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A Brief History of the Palais de Tokyo in Paris

Updated: Nov 9

What is the Palais de Tokyo?


The Palais de Tokyo is a contemporary art centre in Paris that houses a modern art museum and temporary exhibition space.



Palais de Tokyo


Palais de Tokyo History


Brimming with museums and art galleries, Paris is famous for its artistic heritage. World-renowned institutions like the Louvre and the Musée d’Orsay have become synonymous with certain works such as the Mona Lisa, or Monet’s Water Lilies. But this can risk crowding out modern and contemporary figures who deserve our attention – after all, among us there is likely to be a future Leonardo.


The Palais de Tokyo, fronting the Seine on what was originally called the Avenue de Tokyo (after the Second World War the street was renamed), was constructed in 1937 for the International Exhibition of Arts and Technology. Today we might describe it as the epicentre of Parisian modern art. Its east wing houses the Musée d'Art Moderne, a collection of 20th and 21st-century works, while in the west wing can be found the largest gallery space in France dedicated to contemporary art exhibitions.


Through the bowels of the palace run subterranean passageways in which visitors can explore a series of urban art and graffiti projects. Nearly sixty artists from all over the world have contributed to this project since its inception in 2012. These underground murals have included immersive works by French artists Lek & Sowat, and Dutch visual artist Boris Tellegen.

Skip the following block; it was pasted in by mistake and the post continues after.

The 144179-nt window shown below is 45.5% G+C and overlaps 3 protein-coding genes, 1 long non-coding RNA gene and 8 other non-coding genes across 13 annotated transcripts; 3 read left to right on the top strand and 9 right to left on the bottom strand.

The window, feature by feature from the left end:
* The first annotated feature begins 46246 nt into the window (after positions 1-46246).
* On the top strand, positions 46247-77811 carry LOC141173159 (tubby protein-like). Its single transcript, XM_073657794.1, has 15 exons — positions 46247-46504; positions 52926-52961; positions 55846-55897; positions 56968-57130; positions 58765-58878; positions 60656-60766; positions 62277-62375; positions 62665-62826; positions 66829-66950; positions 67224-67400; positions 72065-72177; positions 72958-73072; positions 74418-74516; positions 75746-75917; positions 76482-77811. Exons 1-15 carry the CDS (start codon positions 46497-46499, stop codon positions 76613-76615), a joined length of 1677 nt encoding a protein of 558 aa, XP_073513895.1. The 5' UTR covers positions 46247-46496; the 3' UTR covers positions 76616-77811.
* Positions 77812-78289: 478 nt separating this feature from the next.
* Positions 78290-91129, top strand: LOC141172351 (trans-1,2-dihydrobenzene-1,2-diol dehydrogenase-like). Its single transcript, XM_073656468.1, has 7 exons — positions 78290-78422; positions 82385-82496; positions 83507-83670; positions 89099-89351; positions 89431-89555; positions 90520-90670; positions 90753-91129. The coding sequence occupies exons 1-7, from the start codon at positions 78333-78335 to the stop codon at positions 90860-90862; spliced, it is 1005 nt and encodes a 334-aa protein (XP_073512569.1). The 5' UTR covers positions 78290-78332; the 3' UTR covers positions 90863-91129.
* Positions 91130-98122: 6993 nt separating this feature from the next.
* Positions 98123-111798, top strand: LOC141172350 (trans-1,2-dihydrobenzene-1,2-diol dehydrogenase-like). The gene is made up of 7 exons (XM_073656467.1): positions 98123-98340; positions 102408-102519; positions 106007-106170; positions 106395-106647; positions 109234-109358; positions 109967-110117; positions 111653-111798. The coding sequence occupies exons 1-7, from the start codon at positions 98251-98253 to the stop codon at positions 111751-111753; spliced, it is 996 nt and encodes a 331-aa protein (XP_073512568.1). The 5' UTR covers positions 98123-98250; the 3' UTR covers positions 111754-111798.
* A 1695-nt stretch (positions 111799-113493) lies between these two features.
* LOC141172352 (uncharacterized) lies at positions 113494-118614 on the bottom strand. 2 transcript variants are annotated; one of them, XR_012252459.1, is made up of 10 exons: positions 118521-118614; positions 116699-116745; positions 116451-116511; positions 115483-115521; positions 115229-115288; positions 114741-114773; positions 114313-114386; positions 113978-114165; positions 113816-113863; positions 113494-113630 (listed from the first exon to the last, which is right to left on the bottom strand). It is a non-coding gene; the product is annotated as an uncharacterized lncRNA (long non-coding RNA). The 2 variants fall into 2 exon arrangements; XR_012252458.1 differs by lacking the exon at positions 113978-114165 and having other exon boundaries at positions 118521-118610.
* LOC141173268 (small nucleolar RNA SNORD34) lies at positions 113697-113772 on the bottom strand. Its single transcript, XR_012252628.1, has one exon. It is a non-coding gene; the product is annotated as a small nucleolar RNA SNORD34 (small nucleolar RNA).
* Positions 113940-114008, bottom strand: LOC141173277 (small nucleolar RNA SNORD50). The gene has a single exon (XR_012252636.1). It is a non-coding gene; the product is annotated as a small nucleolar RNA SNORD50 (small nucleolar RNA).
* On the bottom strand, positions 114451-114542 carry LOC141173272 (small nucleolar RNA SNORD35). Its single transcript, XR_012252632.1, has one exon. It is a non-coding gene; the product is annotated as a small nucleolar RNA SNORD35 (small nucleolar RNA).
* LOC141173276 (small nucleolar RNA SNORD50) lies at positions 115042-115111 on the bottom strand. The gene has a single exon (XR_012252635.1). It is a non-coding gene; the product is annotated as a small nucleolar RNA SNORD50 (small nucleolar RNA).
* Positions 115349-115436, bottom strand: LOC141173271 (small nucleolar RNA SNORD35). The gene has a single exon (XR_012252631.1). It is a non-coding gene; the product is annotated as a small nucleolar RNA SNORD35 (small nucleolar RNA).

In addition to the many contemporary works on show, make sure to visit Le Salle 37, named after the original date of construction (1937). For reasons unknown it was sealed up and only rediscovered during alterations in the 1990s. An oddly-shaped oval room with a cinema screen, Le Salle 37 has been used as an exhibition space since 2012 but remains shrouded in mystery.


Within the environs of the Palais du Tokyo, to the west of the building you can visit the Jardin aux Habitants. This garden comprises a collection of 16 different plots, each tended by its own gardener, who together have shaped their allotted spaces to reflect their own personality.


In order to maintain a welcoming atmosphere in the Palais, and to create a more modern and accessible feel, the space is open rather late; tourists and locals alike swing by to enjoy a drink, relax and gaze at the Eiffel Tower across the river.


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